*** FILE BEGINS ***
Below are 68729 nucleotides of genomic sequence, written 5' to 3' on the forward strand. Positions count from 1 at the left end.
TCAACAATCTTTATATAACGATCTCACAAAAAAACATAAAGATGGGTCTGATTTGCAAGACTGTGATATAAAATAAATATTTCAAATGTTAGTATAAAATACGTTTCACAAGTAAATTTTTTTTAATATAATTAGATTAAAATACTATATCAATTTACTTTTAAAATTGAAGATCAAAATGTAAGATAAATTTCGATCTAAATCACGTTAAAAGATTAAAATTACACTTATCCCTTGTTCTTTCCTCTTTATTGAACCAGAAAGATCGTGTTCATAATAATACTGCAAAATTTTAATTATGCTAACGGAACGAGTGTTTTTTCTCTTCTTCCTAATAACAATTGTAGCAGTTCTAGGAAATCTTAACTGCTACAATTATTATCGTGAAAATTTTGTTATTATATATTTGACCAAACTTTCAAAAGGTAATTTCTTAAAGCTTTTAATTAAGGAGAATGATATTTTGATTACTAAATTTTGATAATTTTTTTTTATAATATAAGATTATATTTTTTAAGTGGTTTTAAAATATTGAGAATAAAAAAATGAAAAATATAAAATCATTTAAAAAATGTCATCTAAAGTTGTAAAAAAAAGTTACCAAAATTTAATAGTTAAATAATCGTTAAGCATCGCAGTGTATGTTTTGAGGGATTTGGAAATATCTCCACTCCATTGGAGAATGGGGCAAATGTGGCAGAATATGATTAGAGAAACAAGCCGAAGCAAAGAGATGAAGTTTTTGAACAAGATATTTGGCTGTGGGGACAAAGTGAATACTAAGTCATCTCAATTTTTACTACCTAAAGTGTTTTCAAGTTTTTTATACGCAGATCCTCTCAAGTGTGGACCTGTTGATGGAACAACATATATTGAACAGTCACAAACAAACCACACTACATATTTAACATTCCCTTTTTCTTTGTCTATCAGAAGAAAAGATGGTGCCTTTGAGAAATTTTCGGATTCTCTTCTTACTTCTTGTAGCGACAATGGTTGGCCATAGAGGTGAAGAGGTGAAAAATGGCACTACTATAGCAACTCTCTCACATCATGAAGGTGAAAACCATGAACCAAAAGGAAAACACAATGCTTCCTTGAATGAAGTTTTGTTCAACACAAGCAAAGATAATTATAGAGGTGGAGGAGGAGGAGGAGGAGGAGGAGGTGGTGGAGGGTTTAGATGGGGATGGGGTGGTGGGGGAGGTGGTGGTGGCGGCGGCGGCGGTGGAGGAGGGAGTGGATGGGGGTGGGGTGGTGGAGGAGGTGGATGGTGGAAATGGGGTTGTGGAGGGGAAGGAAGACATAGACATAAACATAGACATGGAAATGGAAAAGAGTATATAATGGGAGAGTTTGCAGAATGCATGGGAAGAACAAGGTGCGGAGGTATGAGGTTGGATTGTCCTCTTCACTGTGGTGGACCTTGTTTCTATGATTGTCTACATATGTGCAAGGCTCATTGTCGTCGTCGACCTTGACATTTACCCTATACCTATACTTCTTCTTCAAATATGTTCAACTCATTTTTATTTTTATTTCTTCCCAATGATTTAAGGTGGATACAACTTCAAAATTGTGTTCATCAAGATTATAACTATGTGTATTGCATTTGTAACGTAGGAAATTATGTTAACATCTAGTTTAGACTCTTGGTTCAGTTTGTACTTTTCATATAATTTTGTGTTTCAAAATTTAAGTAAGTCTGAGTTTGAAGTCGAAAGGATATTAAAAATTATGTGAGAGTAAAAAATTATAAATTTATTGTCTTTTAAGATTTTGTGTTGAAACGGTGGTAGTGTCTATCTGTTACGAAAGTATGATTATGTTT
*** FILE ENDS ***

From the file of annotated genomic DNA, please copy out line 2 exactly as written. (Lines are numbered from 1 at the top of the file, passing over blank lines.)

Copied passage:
TCAACAATCTTTATATAACGATCTCACAAAAAAACATAAAGATGGGTCTGATTTGCAAGACTGTGATATAAAATAAATATTTCAAATGTTAGTATAAAATACGTTTCACAAGTAAATTTTTTTTAATATAATTAGATTAAAATACTATATCAATTTACTTTTAAAATTGAAGATCAAAATGTAAGATAAATTTCGATCTAAATCACGTTAAAAGATTAAAATTACACTTATCCCTTGTTCTTTCCTCTTTATTGAACCAGAAAGATCGTGTTCATAATAATACTGCAAAATTTTAATTATGCTAACGGAACGAGTGTTTTTTCTCTTCTTCCTAATAACAATTGTAGCAGTTCTAGGAAATCTTAACTGCTACAATTATTATCGTGAAAATTTTGTTATTATATATTTGACCAAACTTTCAAAAGGTAATTTCTTAAAGCTTTTAATTAAGGAGAATGATATTTTGATTACTAAATTTTGATAATTTTTTTTTATAATATAAGATTATATTTTTTAAGTGGTTTTAAAATATTGAGAATAAAAAAATGAAAAATATAAAATCATTTAAAAAATGTCATCTAAAGTTGTAAAAAAAAGTTACCAAAATTTAATAGTTAAATAATCGTTAAGCATCGCAGTGTATGTTTTGAGGGATTTGGAAATATCTCCACTCCATTGGAGAATGGGGCAAATGTGGCAGAATATGATTAGAGAAACAAGCCGAAGCAAAGAGATGAAGTTTTTGAACAAGATATTTGGCTGTGGGGACAAAGTGAATACTAAGTCATCTCAATTTTTACTACCTAAAGTGTTTTCAAGTTTTTTATACGCAGATCCTCTCAAGTGTGGACCTGTTGATGGAACAACATATATTGAACAGTCACAAACAAACCACACTACATATTTAACATTCCCTTTTTCTTTGTCTATCAGAAGAAAAGATGGTGCCTTTGAGAAATTTTCGGATTCTCTTCTTACTTCTTGTAGCGACAATGGTTGGCCATAGAGGTGAAGAGGTGAAAAATGGCACTACTATAGCAACTCTCTCACATCATGAAGGTGAAAACCATGAACCAAAAGGAAAACACAATGCTTCCTTGAATGAAGTTTTGTTCAACACAAGCAAAGATAATTATAGAGGTGGAGGAGGAGGAGGAGGAGGAGGAGGTGGTGGAGGGTTTAGATGGGGATGGGGTGGTGGGGGAGGTGGTGGTGGCGGCGGCGGCGGTGGAGGAGGGAGTGGATGGGGGTGGGGTGGTGGAGGAGGTGGATGGTGGAAATGGGGTTGTGGAGGGGAAGGAAGACATAGACATAAACATAGACATGGAAATGGAAAAGAGTATATAATGGGAGAGTTTGCAGAATGCATGGGAAGAACAAGGTGCGGAGGTATGAGGTTGGATTGTCCTCTTCACTGTGGTGGACCTTGTTTCTATGATTGTCTACATATGTGCAAGGCTCATTGTCGTCGTCGACCTTGACATTTACCCTATACCTATACTTCTTCTTCAAATATGTTCAACTCATTTTTATTTTTATTTCTTCCCAATGATTTAAGGTGGATACAACTTCAAAATTGTGTTCATCAAGATTATAACTATGTGTATTGCATTTGTAACGTAGGAAATTATGTTAACATCTAGTTTAGACTCTTGGTTCAGTTTGTACTTTTCATATAATTTTGTGTTTCAAAATTTAAGTAAGTCTGAGTTTGAAGTCGAAAGGATATTAAAAATTATGTGAGAGTAAAAAATTATAAATTTATTGTCTTTTAAGATTTTGTGTTGAAACGGTGGTAGTGTCTATCTGTTACGAAAGTATGATTATGTTT